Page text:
is no doubt that it is only a psychological one, and is not necessitated by the
nature of the machine and of the indicator system. The first effect suggested
that the last letter of the indicator controlled the setting of a wheel of
(b) Chis, Psis and extensions.
The first success in the analysis or the key was obtained towards the end of
January 1942 when it was found almost accidentally that many repeats occurred in
the first impulse of the key at intervals which were multiples of 41. This
suggested that this first impulse was the sum or a periodic sequence (of period
41) and of an aperiodic but non-random sequence. We here denote the periodic
sequence by X and the non-periodic sequence by PSI.
In order to reconstruct the sequences X and PSI , the first impulse was
written out on a width of 41, and for each set of five consecutive columns a count
was made of the five consecutive characters which occupied these columns. When
two such counts were made it was found that they were closely related; by adding a
constant set of five consecutive characters to each of the five character
sequences in one of the sets of columns, the frequency count of this set could be
brought into close agreement with that of the other. It was found that these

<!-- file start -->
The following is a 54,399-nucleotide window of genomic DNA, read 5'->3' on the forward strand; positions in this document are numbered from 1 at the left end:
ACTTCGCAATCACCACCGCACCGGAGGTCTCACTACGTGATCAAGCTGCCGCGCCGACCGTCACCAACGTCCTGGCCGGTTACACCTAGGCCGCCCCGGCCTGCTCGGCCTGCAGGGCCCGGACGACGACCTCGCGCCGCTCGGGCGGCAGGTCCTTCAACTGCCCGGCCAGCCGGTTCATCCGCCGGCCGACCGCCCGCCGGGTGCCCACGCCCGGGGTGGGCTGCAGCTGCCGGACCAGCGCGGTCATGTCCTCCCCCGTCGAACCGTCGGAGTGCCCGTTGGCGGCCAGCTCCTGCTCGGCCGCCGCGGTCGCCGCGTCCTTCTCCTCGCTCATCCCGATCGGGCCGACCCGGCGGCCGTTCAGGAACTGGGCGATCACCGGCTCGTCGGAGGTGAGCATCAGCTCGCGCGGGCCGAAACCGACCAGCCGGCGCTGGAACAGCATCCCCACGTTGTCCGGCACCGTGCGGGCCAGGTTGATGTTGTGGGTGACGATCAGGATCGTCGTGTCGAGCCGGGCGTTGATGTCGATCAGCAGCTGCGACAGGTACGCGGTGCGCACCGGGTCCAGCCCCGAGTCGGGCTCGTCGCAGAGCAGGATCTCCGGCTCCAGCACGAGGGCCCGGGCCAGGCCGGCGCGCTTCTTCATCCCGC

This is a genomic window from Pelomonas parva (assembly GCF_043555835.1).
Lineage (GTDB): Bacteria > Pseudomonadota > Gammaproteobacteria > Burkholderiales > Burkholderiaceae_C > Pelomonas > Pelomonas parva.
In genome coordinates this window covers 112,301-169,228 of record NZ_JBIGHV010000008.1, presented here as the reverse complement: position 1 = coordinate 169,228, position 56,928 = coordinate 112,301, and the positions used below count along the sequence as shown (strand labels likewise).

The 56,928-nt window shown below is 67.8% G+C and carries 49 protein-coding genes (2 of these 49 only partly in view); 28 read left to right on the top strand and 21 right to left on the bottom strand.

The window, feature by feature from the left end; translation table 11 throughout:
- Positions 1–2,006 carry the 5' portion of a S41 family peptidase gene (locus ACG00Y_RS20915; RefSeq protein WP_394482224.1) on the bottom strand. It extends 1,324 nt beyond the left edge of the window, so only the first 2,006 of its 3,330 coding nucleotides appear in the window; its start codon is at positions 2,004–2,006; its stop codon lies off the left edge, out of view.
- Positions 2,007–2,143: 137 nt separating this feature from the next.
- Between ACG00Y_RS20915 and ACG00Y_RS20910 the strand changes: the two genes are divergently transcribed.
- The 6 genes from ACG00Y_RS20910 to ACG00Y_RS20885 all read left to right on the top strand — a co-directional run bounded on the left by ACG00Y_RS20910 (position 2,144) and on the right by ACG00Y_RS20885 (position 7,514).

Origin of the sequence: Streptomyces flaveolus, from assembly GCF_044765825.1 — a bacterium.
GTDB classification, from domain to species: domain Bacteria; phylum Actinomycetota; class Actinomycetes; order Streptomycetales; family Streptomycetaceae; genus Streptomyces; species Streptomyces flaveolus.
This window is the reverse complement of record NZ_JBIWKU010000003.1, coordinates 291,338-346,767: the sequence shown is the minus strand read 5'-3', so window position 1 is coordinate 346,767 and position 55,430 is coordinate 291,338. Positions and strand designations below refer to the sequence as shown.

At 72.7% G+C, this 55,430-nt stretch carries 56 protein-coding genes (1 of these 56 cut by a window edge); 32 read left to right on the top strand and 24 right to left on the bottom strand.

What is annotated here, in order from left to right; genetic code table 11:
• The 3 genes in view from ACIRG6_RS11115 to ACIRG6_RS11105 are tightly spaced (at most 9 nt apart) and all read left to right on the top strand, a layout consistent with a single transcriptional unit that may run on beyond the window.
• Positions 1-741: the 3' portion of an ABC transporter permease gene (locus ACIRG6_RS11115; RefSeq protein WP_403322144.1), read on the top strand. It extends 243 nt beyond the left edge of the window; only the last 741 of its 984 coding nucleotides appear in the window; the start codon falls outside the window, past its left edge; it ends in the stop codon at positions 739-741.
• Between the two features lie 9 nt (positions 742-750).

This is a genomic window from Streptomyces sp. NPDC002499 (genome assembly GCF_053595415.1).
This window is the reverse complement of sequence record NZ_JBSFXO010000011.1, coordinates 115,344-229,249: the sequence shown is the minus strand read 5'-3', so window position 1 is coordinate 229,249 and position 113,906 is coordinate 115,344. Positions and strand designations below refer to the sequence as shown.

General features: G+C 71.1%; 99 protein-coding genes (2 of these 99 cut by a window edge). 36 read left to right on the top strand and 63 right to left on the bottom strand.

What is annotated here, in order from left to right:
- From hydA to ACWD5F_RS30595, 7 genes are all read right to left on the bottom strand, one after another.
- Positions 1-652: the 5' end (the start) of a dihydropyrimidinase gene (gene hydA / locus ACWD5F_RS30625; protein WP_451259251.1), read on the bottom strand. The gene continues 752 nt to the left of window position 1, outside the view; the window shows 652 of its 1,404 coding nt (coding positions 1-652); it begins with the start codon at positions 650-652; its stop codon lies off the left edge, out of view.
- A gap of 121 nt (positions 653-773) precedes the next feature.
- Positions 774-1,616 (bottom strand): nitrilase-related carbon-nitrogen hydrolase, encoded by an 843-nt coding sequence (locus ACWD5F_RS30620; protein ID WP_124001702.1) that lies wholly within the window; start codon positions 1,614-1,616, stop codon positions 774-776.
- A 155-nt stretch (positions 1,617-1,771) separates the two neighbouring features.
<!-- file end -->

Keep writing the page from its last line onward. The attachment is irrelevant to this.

constant five-character sequences could be so chosen as not only to bring all the
frequency counts into good agreement, but also to fit together in their proper
order to form a periodic sequence of period 41. This sequence was denoted by X
and the result of adding it to the first impulse was denoted by PSI .
When PSI was examined with the object of determining its non-random
properties, the following "local" peculiarities were observed: -
(1) Consecutive signs in the sequence PSI tended to be equal.
In fact there was equality in about 3/4 of the cases.
(ii) The sequences .x. and x.x were significantly rare in PSI ,
even when the result (i) was taken into account.
It was then seen that the X pattern could have been reconstructed by
considering only pairs of consecutive columns in the rectangle, and that the power
of the method was not appreciably increased by taking five columns rather than
three. When the method came to be applied to other depths, the counts were
therefore made on sets of three consecutive columns.
The most striking property of PSI, was that it was roughly periodic; it
could be regarded as a periodic sequence of period 43 which had been "extended" by
replacing some dots by sequences of two or more consecutive dots, and some crosses
by sequences of two or more consecutive crosses. The PSI sequence was evidently
generated by a wheel of period 43 which sometimes moved on one place, and
sometimes stayed still when the cipher machine moved from one of its states to the
We may here introduce a slight change of notation. The extended key which
has been called PSI is now denoted by PSI' and the symbol PSI is used for the
periodic sequence from which it is derived by extension.
We have now reached the stage at which the first impulse was shown to be the
sum of a periodic sequence X of period 41, and an "extended" sequence PSI' derived
from a periodic sequence PSI of period 43. An ambiguity arose here, for the
pattern of X and PSI could both be reversed (by replacing dots by crosses, and
crosses by dots) without affecting their sum, but this was evidently of very